The Bike:

I took my time in transition trying to keep my socks dry, and getting on my aero sleeves which were a bit of a pain to put on.  I had agonized all week over what vest to wear on the bike since the weather was calling for rain and I knew going down the Keene descent in a wet flimsy kit as your only layer would likely mean I would be cold.  I popped another quick gel, put on my lightest vest and I was off.  I made my way through town, rode past River Rd, and as soon as we hit that first hill I immediately felt hot.  Only a few minutes into the ride and it was time to discard the vest!  Luckily at the top of the hill was the house we were staying at so I was able to drop off the vest in the mailbox to be retrieved later.  The guy behind me was a bit perplexed but I told I was just dropping off something in the mail…

The Keene descent was as sketchy as ever!  Same as 3 years ago it was wet and dangerous.  I chose to ride my tubeless 28s with 70 PSI and I was super happy with that decision.  I felt really glued to the road and while I can’t say it was a “full send” type of ride, I was comfortable enough to break into the 40s something MPH as my top end in some sections.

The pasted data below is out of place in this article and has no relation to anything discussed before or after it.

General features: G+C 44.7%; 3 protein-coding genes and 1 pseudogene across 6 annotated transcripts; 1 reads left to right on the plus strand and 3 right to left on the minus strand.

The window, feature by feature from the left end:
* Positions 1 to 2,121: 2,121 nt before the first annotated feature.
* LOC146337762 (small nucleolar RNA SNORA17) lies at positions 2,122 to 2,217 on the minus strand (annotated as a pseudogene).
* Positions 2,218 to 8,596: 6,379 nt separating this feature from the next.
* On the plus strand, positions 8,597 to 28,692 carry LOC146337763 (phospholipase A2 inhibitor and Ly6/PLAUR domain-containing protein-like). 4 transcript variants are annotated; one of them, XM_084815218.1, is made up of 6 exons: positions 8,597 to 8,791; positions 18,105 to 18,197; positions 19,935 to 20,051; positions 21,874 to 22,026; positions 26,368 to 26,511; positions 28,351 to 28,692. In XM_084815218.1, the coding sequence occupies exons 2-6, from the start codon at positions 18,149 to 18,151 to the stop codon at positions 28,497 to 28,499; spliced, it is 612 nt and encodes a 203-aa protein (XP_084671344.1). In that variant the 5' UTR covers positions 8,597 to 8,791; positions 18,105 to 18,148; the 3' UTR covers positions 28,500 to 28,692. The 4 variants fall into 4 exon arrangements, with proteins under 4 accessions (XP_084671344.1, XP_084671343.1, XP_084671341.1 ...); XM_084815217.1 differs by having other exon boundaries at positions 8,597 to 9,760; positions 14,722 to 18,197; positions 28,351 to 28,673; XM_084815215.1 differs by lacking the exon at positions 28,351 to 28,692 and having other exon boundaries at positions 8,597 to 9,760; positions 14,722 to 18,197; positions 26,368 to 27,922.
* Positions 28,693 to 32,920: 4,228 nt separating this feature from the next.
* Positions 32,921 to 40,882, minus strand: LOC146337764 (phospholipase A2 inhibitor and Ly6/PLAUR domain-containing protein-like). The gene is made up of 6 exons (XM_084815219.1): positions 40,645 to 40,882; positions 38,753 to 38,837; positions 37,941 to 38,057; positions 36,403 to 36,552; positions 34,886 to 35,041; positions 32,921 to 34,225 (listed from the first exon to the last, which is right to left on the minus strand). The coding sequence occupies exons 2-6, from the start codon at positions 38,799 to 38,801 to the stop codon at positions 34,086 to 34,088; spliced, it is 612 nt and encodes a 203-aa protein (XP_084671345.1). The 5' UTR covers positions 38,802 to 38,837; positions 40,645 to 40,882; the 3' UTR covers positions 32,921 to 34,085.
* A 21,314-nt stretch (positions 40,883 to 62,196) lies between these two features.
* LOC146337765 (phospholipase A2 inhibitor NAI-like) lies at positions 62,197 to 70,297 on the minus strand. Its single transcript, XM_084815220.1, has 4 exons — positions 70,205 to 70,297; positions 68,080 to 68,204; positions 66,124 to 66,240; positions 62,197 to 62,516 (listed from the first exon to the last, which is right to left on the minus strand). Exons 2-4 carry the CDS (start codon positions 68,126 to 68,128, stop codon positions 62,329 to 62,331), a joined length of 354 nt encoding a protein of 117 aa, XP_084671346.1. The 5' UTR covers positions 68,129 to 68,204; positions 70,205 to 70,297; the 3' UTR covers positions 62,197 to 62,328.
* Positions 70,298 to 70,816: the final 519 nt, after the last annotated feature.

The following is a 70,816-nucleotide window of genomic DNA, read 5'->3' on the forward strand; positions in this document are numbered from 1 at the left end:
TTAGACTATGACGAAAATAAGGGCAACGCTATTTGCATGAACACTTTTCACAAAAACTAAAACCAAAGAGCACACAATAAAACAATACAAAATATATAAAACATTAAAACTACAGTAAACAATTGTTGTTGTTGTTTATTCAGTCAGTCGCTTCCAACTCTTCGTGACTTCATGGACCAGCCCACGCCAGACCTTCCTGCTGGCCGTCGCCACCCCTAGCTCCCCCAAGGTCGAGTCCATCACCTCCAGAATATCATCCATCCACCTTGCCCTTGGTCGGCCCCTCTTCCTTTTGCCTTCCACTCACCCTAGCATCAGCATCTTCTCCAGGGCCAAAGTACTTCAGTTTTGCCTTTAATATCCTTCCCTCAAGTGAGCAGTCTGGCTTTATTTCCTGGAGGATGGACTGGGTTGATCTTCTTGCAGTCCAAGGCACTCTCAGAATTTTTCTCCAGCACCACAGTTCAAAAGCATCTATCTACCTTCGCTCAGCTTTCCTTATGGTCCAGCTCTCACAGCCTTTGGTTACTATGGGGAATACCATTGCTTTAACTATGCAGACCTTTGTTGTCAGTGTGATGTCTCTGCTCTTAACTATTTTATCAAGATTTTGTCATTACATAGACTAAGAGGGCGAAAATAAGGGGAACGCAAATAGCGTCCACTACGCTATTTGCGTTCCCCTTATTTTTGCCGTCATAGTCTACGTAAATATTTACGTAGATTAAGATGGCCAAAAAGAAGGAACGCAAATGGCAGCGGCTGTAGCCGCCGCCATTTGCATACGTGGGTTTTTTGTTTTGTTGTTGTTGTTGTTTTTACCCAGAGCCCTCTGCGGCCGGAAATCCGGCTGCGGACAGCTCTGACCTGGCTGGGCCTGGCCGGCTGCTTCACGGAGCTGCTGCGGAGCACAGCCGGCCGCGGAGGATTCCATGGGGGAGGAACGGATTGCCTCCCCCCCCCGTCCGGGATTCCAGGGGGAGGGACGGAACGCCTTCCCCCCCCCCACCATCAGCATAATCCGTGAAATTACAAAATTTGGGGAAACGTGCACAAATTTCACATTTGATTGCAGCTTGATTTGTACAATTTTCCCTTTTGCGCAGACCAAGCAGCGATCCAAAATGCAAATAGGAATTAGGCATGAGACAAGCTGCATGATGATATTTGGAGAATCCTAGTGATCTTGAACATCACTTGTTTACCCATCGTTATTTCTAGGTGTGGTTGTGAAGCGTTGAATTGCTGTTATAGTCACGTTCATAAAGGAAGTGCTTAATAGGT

Unfortunately the treacherous conditions did catch up to some athletes and there was an a pile up of bodies and bikes right in the middle of the road.  I was able to avoid it in a very controlled manner to which I credit my disc brakes.  I am a big believer in disc brakes and this is the perfect example of how much safer they are in comparison to rim brakes (especially on wet carbon).  I recognized one of the people on the road as a friend of mine and while she seemed unhurt, my heart dropped to my stomach.  At the bottom of Keene there was a bunch of medical personnel and I yelled at them to alert them of the accident which they replied that they were already aware.  Later in the race I did see my friend back riding her bike during a section where riders go in both directions so that confirmed to me she was ok.